Live Betting on New Jersey with William Hill

Sports betting hopes to enter New Jersey as live betting giant William Hill secures a deal to potentially operate a sports book at Monmouth Park if a federal.

Pay per head sports betting is eagerly awaiting a federal decision that would allow the Garden state to accept sports wagers in a Las Vegas style sportsbook at the track. New Jersey is currently challenging a recent ruling made by Judge Shipp earlier this year.

The federal Professional and Amateur Sports Protection Act (PASPA) of 1992 currently only allows 4 states to accept wagers on sports, and Nevada is the leader accepting more than 3.4 billion in live bets last year alone.

A June 26 hearing in the U.S. Third Circuit Court of Appeals will hopefully result in a fair ruling for New Jersey. On Monday, four other states filed “amici curiae briefs” focusing on forcing federal policy, which is protected by the constitution, and a violation of the state’s sovereignty. The states are Georgia, Kansas, Virginia and West Virginia.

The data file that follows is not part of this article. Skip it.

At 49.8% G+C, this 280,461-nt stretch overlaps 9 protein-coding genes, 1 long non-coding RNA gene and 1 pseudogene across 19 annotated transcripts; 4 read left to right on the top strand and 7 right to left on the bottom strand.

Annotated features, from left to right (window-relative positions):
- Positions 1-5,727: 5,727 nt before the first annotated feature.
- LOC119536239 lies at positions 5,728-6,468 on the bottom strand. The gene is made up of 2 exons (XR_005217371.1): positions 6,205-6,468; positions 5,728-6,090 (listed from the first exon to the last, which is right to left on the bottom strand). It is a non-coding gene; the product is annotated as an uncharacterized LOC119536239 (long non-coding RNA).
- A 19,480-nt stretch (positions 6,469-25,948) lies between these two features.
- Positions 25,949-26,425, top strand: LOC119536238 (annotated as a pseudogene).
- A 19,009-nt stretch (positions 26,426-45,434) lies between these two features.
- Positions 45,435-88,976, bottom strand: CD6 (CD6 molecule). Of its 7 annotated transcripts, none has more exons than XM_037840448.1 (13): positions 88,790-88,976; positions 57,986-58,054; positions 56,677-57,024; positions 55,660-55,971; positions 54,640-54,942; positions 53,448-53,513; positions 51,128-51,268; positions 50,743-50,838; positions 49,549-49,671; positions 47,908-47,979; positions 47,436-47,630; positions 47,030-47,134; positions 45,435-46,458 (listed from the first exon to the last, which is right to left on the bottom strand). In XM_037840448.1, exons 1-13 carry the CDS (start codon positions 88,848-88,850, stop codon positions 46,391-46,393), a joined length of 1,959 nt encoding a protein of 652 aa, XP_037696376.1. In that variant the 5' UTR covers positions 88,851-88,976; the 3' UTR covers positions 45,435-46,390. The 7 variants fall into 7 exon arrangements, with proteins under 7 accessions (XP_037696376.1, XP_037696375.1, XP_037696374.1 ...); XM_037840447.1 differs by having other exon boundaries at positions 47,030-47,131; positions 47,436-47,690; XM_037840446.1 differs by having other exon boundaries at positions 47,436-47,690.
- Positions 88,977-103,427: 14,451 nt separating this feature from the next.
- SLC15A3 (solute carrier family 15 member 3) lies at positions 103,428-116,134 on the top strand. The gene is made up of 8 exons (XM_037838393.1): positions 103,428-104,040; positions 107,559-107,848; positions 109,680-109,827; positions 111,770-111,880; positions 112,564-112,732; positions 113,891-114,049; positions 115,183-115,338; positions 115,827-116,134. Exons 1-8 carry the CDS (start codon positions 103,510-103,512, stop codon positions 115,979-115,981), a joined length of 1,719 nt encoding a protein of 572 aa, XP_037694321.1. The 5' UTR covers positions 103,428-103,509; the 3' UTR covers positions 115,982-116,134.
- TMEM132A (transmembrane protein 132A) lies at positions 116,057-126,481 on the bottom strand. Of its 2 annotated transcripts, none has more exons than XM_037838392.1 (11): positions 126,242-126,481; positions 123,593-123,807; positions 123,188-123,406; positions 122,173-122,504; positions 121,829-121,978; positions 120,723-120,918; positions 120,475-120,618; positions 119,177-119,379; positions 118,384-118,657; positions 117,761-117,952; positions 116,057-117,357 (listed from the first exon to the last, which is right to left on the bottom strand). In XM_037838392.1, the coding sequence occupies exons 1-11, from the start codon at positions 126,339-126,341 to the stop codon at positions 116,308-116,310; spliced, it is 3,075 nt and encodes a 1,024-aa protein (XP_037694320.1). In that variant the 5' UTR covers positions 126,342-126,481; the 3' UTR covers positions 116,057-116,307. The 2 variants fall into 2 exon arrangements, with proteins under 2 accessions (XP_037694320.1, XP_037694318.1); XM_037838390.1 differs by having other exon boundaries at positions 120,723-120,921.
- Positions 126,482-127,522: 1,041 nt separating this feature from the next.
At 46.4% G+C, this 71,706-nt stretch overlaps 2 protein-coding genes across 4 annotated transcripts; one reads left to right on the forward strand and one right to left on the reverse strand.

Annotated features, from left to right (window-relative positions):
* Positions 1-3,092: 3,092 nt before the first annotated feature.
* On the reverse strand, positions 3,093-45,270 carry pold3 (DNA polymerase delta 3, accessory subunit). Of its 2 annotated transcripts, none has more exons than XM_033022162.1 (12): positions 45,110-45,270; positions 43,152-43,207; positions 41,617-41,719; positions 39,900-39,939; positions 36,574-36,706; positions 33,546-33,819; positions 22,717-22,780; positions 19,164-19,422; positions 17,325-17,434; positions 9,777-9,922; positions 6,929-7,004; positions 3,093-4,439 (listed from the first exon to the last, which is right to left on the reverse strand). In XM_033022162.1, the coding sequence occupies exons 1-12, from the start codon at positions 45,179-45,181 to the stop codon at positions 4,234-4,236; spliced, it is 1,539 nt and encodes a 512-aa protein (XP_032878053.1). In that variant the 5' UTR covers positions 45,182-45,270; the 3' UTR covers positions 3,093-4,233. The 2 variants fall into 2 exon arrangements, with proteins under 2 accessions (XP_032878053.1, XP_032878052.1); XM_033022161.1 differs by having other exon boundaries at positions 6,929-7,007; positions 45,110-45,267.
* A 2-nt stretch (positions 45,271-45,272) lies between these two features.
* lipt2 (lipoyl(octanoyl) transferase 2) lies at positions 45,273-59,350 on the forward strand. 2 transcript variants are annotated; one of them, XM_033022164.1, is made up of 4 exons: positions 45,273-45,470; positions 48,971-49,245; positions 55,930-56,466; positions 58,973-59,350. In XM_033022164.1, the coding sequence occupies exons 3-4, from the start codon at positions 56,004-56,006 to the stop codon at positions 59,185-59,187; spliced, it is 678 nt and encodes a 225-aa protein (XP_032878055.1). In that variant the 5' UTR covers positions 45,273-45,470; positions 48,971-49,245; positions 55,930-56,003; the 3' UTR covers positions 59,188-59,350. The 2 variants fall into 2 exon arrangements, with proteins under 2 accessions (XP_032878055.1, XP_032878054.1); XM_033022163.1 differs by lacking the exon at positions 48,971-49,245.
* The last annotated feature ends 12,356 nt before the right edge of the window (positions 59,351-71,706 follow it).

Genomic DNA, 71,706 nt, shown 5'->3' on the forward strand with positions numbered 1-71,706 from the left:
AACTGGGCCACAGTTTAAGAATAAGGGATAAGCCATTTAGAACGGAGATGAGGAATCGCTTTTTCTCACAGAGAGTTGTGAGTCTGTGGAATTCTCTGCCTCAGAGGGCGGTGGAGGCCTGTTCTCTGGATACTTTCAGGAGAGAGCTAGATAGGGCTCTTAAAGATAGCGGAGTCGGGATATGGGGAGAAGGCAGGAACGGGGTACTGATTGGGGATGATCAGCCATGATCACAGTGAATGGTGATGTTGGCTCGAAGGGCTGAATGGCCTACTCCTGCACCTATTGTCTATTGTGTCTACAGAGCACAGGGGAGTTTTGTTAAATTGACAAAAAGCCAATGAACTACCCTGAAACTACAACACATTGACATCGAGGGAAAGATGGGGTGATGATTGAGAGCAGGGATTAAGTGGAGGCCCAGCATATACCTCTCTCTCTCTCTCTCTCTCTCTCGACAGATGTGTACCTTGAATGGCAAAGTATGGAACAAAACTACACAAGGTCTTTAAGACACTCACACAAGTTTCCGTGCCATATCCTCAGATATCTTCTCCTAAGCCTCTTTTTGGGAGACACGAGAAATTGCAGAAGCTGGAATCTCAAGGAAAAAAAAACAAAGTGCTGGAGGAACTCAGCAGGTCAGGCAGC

In the meantime, William Hill is set to become the title sponsor of the $1 million Haskell Invitational horse race on July 28th.

“One day sports betting will be legal in New Jersey. When it is, William Hill will be there,” William Hill US CEO Joe Asher commented. “In the meantime, we are really excited to sponsor the William Hill Haskell Invitational, one of the America’s great races for three-year-olds at one of America’s great racetracks.”

“We anticipate sports betting coming to New Jersey and bringing Las Vegas-style sports betting to Monmouth Park,” New Jersey Thoroughbred Horsemen’s Association Advisor Dennis Drazin said.

Over two thirds of New Jersey residents support live sports betting in the state and Asher believes that the leagues currently pitted against the change will one day change their minds.

“The sports leagues are going to have to rethink their view on legalization of sports betting,” Asher told The Linemakers on Sporting News. “I think it’s a massive revenue opportunity for the leagues. I assume that they’re discussing it internally. These people who run extremely profitable businesses and who have done a very good job of building these businesses … I have no doubt they’re thinking about these issues as well.”